The early years of my working career were pretty much in control as far as I remember. I drank socially and dont remember any frequent drinking alone at home. Later, in my 30’s the beers at home after work started, times 4 on the weekends. With some time off for health kicks, proving I could do it, etc. this pretty much continued for the better part of 15 years – mostly every day. Sometimes more beer, sometimes less – but always alcohol, my best friend.
More trouble. Years ago, coming home from a New Years party my wife and I got in a horrible argument. On the way home I repeatedly hit her across the body, backhand, as she sat in the passenger seat, she hit me too. Correct, I should not have been driving. When we got home I called 911 because I was afraid of what either of us might do. This was in front of the kids as well – horrible, horrible stuff. The police came hours later, after I was already passed out on the couch. They ended up taking my wife in because I had a visible mark on my lip, and her big arm bruise didn’t show up until days later. She spent the night in lockup. Of course we got out of it without any serious legal repercussions, I always do, but it left an irreparable mark on our marriage, and both my, and my wife’s life. Things have gone downhill since. If I could ever un-happen anything, this would be the one.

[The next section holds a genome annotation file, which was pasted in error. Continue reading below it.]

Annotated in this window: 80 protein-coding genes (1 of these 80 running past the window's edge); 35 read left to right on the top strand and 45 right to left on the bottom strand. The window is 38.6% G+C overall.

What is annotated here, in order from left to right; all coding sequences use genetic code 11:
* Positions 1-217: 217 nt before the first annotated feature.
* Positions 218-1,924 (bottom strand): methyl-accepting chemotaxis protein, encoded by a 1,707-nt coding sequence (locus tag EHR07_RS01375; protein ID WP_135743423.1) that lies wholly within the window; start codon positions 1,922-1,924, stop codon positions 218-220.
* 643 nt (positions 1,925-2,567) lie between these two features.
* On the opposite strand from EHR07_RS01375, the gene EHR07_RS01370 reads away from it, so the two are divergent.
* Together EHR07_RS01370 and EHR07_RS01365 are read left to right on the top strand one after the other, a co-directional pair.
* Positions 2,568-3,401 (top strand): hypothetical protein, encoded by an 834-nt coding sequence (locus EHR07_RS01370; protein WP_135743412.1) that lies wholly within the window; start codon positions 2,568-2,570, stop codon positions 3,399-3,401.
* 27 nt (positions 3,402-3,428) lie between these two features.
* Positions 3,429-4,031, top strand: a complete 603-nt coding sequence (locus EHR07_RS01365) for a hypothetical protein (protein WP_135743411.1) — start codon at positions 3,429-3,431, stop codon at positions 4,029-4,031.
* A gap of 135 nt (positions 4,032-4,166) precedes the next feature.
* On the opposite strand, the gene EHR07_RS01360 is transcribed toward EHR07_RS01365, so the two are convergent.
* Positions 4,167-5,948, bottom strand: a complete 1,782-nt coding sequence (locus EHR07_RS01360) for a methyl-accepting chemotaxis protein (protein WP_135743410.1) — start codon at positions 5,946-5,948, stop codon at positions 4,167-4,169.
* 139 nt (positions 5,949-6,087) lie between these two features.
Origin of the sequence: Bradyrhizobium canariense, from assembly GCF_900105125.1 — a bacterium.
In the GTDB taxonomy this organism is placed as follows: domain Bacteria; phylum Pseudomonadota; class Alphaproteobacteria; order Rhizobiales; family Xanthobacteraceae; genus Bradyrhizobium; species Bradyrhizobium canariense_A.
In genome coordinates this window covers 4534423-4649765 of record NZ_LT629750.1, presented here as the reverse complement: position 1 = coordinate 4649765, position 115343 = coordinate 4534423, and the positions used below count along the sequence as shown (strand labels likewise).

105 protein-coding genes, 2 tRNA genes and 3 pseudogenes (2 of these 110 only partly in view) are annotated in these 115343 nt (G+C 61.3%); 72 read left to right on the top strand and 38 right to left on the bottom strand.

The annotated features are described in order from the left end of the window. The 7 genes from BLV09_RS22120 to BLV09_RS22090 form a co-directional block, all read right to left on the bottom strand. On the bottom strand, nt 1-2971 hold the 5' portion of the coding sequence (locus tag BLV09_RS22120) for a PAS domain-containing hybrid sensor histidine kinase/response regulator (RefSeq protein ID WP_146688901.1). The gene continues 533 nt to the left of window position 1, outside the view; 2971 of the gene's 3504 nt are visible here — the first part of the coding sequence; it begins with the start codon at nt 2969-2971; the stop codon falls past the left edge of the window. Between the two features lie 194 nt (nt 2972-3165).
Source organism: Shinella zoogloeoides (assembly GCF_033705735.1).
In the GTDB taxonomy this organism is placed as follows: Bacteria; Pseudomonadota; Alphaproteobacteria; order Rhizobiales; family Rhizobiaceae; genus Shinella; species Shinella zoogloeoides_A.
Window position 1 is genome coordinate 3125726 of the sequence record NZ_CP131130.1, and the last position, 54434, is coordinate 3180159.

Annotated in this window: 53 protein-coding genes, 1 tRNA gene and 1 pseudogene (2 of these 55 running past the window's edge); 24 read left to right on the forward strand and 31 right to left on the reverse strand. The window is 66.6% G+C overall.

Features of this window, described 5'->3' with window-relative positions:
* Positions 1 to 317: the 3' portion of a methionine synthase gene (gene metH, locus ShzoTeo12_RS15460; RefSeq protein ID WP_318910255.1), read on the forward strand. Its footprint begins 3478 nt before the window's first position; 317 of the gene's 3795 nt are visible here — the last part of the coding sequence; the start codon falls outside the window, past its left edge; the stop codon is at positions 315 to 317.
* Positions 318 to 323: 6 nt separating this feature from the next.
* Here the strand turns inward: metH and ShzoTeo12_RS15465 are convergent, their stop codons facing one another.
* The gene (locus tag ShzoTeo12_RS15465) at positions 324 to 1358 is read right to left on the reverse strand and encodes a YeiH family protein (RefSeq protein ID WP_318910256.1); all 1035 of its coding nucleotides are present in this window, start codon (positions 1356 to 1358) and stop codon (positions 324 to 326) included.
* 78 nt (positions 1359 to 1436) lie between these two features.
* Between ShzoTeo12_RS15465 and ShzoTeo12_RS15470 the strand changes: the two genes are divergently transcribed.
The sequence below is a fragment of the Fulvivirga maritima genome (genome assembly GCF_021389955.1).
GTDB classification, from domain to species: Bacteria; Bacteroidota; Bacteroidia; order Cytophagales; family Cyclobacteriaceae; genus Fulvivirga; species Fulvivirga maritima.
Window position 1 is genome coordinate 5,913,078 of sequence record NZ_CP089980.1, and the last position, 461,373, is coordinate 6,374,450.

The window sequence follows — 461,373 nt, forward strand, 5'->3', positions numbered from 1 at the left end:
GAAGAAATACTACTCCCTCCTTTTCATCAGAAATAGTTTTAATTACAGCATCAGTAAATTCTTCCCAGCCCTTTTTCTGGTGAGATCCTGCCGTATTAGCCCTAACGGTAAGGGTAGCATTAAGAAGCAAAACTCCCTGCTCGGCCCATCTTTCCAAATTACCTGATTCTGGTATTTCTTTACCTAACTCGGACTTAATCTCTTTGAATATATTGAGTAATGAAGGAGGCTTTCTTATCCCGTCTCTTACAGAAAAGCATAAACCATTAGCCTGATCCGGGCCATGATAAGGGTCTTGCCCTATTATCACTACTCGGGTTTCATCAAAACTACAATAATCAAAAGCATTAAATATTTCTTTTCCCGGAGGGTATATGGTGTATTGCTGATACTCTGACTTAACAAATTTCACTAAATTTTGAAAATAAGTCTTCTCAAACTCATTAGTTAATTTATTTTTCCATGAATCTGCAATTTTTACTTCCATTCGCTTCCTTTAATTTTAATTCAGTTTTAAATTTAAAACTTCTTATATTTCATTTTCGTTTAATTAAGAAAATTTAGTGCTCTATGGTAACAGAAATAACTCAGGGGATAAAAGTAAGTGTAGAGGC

The years rolled on. Beers after work. Weekend drinking with neighbors. Gotta snatch that extra one. And all of the other things I described in “The Chameleon” post. Sometimes the foggy window would clear and I could look in at myself and I had awareness, I sensed the progression, I saw the guy everyone liked – being the angry drunk debating with a buddy over some ridiculous opinion or piece of trivia and actually getting upset about it, I realized I couldn’t go on like this forever. But almost immediately the window would re-fog and it was back to business as usual. Everything is fine. The last couple months of my addiction I had taken the next step, beer was more frequently replaced or supplemented with something harder, usually straight out of the bottle. Fortunately, the “scales tipped” for me before this went further.
Nothing here really matters, it is water under the bridge. I just wanted to write it down, get it out, and accept it. Like any addict, my problems are not all caused by drinking. But still the truth is clear, and what really matters is that I simply cannot drink anymore. Hopefully the rest will come in time.